First of all, it isn't medically correct. Forget politically correct for just a moment... People are no longer classified as having mental retardation. They have intellectual disabilities. So calling someone *cringe* retarded is outdated and makes you look ignorant. Congratulations.
Secondly, you never know who's listening. You may think calling something retarded or calling a person a "tard" is okay because, well hell, everyone else is doing it, right? You don't actually mean to make fun of people with disabilities, you just think your friends are being idiots. Well, what if the person at the table behind you has an ID? How do you think it makes them feel to hear the term "retarded" thrown around in a derogatory sense? What if the person in front of you in line has a child with an ID?
The one that hurts me the most is the joke about "Doing (fill in the blanks) is like being in the Special Olympics; even if you win, you're still a retard." Now, the Special Olympics are a WONDERFUL thing. They bring a sense of pride and belonging to so many kids and families. There's a sense of accomplishment, pride in doing your best and maybe even winning at something for the first time in your life. It's about support and encouragement. Why on earth would you want to turn that into something ugly by making mean-spirited JOKES about it??
I have at least one person who will never talk to me again because she posted that joke about sports fans on her Facebook profile, and I called her out on it. I pointed out that, as a mother, she should understand that it's hurtful to other parents as well as to children who have an ID, and she doesn't know everything about who's reading her posts. She didn't know that I have a child with developmental delays that will likely be diagnosed with an ID when she turns 6 (the magical age in which Nevada no longer accepts "developmental delay" as an eligibility-meeting diagnosis for special education services). Similarly, she wouldn't necessarily know if one of her friends had a brother, a sister, a cousin, an aunt, an uncle, a parent, or a grandparent with an ID. Posting that horrific joke in a public forum was just plain wrong, and I wasn't going to let it slide. I was polite in pointing out that it's harmful to make jokes and to use the r-word in a derogatory sense like that, but she was so upset that someone would point out that she did something wrong, she unfriended me and hasn't talked to me since. Frankly, my life is better off without the kinds of people who will make those jokes and then not listen to you when you point out how damaging they can be. Learn from your mistakes, kids. Don't just insist you're always right and run away.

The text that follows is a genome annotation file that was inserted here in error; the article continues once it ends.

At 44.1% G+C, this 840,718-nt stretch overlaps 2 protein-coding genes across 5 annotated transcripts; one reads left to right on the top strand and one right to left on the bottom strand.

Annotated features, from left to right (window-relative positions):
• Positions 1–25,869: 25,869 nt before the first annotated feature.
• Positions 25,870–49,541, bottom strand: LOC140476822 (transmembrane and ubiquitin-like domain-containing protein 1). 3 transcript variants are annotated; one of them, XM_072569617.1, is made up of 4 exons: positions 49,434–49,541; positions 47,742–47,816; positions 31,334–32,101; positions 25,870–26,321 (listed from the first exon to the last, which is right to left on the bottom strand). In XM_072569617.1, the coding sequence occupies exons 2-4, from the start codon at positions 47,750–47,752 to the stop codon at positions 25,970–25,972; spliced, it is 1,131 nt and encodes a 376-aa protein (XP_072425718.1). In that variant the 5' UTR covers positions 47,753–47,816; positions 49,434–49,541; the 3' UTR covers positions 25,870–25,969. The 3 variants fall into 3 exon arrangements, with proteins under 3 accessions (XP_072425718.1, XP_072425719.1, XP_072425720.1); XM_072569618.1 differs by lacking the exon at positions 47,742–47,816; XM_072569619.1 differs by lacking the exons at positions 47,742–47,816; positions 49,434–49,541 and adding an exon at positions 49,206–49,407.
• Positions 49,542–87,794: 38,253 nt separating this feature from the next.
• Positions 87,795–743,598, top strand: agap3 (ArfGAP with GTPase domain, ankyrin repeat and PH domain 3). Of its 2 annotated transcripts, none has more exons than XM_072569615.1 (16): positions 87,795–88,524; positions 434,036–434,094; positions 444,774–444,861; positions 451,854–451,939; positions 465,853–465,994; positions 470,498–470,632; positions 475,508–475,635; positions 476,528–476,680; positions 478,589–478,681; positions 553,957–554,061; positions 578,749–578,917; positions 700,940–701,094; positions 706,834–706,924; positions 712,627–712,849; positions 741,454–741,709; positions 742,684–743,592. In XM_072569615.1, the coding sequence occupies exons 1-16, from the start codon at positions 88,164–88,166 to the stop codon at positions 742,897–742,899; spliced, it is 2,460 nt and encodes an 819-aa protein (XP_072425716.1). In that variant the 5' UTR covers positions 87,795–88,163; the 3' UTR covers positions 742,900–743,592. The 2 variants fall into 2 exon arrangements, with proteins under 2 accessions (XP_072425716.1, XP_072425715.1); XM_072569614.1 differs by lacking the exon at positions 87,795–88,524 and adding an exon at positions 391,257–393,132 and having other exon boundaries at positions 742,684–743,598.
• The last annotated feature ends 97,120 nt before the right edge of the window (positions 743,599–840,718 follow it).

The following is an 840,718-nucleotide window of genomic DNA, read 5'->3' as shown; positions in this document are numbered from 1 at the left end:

I typically try not to call anyone out in public. I pull them aside or send them a private message indicating that what they're saying is deeply offensive, and that we could do the world a lot of good if we eradicated that word from the colloquial lexicon, one person at a time. Most people are apologetic and understand with just a gentle nudging.
The other night, I was in a 25-person group playing an online video game. Two people had already thrown out the r-word in the group chat, so I spoke up and requested that they not use that word anymore. My polite plea prompted them to use the word even more often, and three others joined in, just to taunt me. I felt sick to my stomach and nearly cried. I had to remind myself that people like that fall into my "horrible people" category, and I can't let them have power in my life. I can't let them get to me, and I can't afford to give them my tears. Those people--the ones who go out of their way to offend and to be cruel--need to be ignored. You can't save everyone, I guess...
But the battle rages on. I will continue to do my all to eradicate that word from our society, to make people more aware and more sensitive, and to protect the feelings of individuals with ID and their families. It's just too important to let go.